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Old 12-27-2012
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Kidney GFR and RPF Relationship

I understand what each is on their own...

RPF = the amount of plasma entering and then leaving the kidney per unit time
GFR = the glomerular filtration rate (sum of the starling forces)


But can the RPF somehow influence the GFR? if so, then how?

Or is this a concept which is not important?
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its a very important concept. lots of questions based on it.
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I am not very good at it, and will appreciate if someone corrects me if I am wrong...I am going to explain it in simple words.

All you need to know is the normal values and a bit of calculation.

Normal GFR= Approx 125
Normal RPF = Approx 600

Now FF = GFR/RPF
So FF= 125/600 = Approx 0.20

Most of the questions they ask about this concept is up and down arrows. They will tell you that an experiment is being done and the either afferent or efferent arteriols are constricted or expanded.and ask you the effect on GFR, RPF and FF.

So Now if efferent arteriols are constricted, it will increase GFR. and no change in RPF.
suppose GFR is increased to 140 ,then FF will be 140/600= Approx 0.23 ...means FF will increase.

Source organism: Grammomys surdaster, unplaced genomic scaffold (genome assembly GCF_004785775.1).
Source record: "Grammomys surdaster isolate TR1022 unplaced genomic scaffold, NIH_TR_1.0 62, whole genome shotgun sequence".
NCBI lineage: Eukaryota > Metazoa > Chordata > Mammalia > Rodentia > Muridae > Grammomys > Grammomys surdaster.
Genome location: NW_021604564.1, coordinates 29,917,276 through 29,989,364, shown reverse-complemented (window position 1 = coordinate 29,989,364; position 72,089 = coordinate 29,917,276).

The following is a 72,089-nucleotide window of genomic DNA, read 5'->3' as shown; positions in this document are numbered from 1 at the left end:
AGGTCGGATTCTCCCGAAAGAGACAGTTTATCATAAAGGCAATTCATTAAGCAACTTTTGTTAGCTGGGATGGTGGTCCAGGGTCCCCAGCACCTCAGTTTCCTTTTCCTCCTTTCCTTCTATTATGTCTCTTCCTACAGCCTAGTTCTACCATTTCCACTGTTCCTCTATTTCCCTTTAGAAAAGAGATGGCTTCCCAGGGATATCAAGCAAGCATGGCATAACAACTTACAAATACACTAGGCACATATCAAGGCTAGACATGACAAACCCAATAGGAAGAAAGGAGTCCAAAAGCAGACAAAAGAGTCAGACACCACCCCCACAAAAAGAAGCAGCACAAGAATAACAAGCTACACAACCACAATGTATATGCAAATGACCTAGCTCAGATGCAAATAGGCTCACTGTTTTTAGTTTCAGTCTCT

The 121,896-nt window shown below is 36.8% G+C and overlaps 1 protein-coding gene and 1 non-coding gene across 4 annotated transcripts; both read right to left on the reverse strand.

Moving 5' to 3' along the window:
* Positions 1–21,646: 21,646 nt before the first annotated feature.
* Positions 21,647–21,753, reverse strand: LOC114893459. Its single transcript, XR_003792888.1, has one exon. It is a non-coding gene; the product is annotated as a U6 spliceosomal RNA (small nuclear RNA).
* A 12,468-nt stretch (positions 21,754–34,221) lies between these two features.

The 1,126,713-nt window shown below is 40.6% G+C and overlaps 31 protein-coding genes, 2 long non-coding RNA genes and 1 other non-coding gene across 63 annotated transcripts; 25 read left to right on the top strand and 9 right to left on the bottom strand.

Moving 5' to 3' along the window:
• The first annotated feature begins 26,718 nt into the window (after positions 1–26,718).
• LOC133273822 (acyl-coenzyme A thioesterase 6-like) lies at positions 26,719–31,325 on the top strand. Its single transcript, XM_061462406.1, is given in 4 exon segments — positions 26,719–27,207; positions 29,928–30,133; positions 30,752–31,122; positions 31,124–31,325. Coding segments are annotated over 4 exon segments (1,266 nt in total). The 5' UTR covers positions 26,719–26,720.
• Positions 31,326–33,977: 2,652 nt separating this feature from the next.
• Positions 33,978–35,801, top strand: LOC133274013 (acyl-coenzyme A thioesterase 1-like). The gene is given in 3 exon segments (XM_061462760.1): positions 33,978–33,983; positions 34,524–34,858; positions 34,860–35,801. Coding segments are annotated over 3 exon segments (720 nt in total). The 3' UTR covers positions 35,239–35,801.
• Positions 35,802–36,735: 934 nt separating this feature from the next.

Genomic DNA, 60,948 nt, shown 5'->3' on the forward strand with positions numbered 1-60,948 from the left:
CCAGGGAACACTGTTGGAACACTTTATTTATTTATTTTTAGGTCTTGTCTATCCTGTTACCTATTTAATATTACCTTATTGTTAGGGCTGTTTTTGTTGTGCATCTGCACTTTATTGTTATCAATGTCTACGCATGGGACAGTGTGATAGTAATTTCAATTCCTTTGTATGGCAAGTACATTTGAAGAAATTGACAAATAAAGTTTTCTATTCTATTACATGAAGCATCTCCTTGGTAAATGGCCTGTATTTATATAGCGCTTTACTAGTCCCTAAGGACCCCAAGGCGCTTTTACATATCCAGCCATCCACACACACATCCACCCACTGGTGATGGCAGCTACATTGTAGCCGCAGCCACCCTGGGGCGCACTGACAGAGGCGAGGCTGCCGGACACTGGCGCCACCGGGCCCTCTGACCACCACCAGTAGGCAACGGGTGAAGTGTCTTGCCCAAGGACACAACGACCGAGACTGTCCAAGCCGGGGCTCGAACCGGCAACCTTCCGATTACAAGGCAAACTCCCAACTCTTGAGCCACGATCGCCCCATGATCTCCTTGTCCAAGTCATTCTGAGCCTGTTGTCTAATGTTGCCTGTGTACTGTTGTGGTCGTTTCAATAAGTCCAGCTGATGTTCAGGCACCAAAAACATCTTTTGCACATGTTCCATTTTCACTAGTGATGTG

And then You can calculate the others according to the data they provide.

Hope this helps u a bit.

Good Luck.
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Quote:
Originally Posted by Doc4Step1 View Post
I am not very good at it, and will appreciate if someone corrects me if I am wrong...I am going to explain it in simple words.

All you need to know is the normal values and a bit of calculation.

Normal GFR= Approx 125
Normal RPF = Approx 600

Now FF = GFR/RPF
So FF= 125/600 = Approx 0.20

Most of the questions they ask about this concept is up and down arrows.They will tell you that an experiment is being done and the either afferent or efferent arteriols are constricted or expanded.and ask you the effect on GFR, RPF and FF.

So Now if efferent arteriols are constricted, it will increase GFR. and no change in RPF.
suppose GFR is increased to 140 ,then FF will be 140/600= Approx 0.23 ...means FF will increase.

And then You can calculate the others according to the data they provide.

Hope this helps u a bit.

Good Luck.

Hmm. this is how i understood the concept. (btw, my question was a little differrent, but i think its good to review this also)...i made a reference to this in my previous thread too.


whever you get vasoconstriction (whether its the afferent arteriole, or the efferent arteriole), you will ALWAYS get a decrease in RPF.

as for GFR, that depends whether its afferent or efferent constriction...efferent vasoconstriction will INCREASE GFR, because you are stopping the blood from leaving the glomerules, which in effct, will increase its pressure there (like putting your thumb at the end of a hose pipe, you can feel the pressure under your thumb build up...goes back to starling forces in glomerular capillary...which will increase filtration rate.

(and the opposite is true for afferent vasoconstriction...it will decrease GFR)